Nevi, Genetic Predisposition More Strongly Linked to Second Melanoma
Association stronger with second versus first primary melanoma for having many moles at age 21 years, high genetic predisposition
By Dermsquared Editorial Team | November 30, 2022
A high number of moles and a high genetic predisposition are more strongly associated with second than first primary melanomas, according to a study published online Nov. 23 in JAMA Dermatology .
Catherine M. Olsen, Ph.D., from the QIMR Berghofer Medical Research Institute in Herston, Australia, and colleagues compared the clinical characteristics of first and second melanomas in a prospective cohort study involving men and women aged 40 to 69 years recruited in 2011 and followed until December 2018. Data were included for 38,845 patients.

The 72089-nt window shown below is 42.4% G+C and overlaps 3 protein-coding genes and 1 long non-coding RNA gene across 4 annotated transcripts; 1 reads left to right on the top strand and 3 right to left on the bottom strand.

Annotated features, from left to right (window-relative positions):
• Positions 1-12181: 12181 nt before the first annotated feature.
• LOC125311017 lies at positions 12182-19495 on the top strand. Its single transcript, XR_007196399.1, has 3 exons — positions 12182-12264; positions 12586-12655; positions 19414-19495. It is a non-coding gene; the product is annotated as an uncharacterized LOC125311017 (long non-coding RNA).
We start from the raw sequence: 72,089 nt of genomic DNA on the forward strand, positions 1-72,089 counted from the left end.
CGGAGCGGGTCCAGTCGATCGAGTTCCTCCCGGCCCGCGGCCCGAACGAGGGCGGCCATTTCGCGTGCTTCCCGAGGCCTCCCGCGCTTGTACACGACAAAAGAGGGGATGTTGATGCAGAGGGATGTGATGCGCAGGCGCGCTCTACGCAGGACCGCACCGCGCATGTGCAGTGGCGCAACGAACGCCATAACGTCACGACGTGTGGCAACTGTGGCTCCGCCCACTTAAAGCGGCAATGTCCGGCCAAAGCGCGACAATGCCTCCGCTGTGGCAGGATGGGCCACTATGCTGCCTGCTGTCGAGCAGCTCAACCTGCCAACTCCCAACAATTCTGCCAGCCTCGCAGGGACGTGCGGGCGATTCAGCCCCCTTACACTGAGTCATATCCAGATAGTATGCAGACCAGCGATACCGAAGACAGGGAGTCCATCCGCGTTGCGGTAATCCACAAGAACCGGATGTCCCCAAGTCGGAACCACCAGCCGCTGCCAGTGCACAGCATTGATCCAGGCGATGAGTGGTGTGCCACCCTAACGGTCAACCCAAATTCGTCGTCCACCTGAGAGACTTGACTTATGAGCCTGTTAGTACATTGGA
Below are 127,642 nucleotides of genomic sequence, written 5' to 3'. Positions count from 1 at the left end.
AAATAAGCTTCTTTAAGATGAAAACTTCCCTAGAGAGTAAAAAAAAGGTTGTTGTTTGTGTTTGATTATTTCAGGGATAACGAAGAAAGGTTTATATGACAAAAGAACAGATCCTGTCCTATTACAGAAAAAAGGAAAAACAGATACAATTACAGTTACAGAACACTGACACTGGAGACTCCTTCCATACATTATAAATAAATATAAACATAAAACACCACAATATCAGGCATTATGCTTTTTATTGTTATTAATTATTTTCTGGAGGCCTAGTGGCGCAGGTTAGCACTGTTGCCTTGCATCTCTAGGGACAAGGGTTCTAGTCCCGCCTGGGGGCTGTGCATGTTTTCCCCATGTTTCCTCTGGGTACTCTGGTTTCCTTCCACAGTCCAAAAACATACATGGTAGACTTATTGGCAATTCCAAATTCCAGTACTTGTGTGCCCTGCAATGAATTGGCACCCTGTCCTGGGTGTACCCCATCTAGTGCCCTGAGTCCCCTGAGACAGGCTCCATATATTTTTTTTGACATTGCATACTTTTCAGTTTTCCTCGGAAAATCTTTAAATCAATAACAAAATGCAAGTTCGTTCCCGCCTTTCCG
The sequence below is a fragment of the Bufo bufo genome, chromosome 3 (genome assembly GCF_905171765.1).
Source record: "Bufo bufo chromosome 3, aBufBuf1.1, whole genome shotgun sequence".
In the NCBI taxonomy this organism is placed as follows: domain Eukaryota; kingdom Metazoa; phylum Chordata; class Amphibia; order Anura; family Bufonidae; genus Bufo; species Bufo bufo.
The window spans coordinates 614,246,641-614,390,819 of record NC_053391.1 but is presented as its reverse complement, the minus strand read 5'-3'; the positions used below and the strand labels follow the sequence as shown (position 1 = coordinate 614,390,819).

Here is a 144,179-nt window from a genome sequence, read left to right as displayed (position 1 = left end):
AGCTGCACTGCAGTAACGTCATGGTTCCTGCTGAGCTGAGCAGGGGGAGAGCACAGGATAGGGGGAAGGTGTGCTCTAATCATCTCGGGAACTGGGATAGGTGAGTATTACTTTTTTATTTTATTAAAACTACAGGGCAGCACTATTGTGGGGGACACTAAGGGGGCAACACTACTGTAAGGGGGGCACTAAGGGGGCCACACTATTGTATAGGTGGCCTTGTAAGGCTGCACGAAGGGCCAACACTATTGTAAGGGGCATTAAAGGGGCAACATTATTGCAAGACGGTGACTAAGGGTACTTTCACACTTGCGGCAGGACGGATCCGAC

The researchers found that 3.1 and 0.6 percent of participants had a single primary melanoma diagnosis and a second primary melanoma diagnosis, respectively, during a median follow-up of 7.4 years. Compared with first melanomas, second melanomas were more likely to be in situ; for invasive tumors, second versus first melanomas were more likely to be thin (≤1 mm). Having many moles at age 21 years was more strongly associated with second than first primary melanomas (hazard ratio, 6.36 versus 3.46). Furthermore, a high genetic predisposition was more strongly associated with second versus first melanoma (hazard ratio, 3.28 versus 2.06). A history of multiple skin cancer excisions was also more strongly associated with second versus first melanomas (hazard ratio, 2.63 versus 1.86). Similarly elevated associations with first and second melanomas were seen for all other phenotypic characteristics and sun exposure measures.
"Findings suggest that people who develop second primary melanomas have more nevi and greater genetic risk than people who develop only one melanoma," the authors write.
Two authors disclosed financial ties to pharmaceutical companies.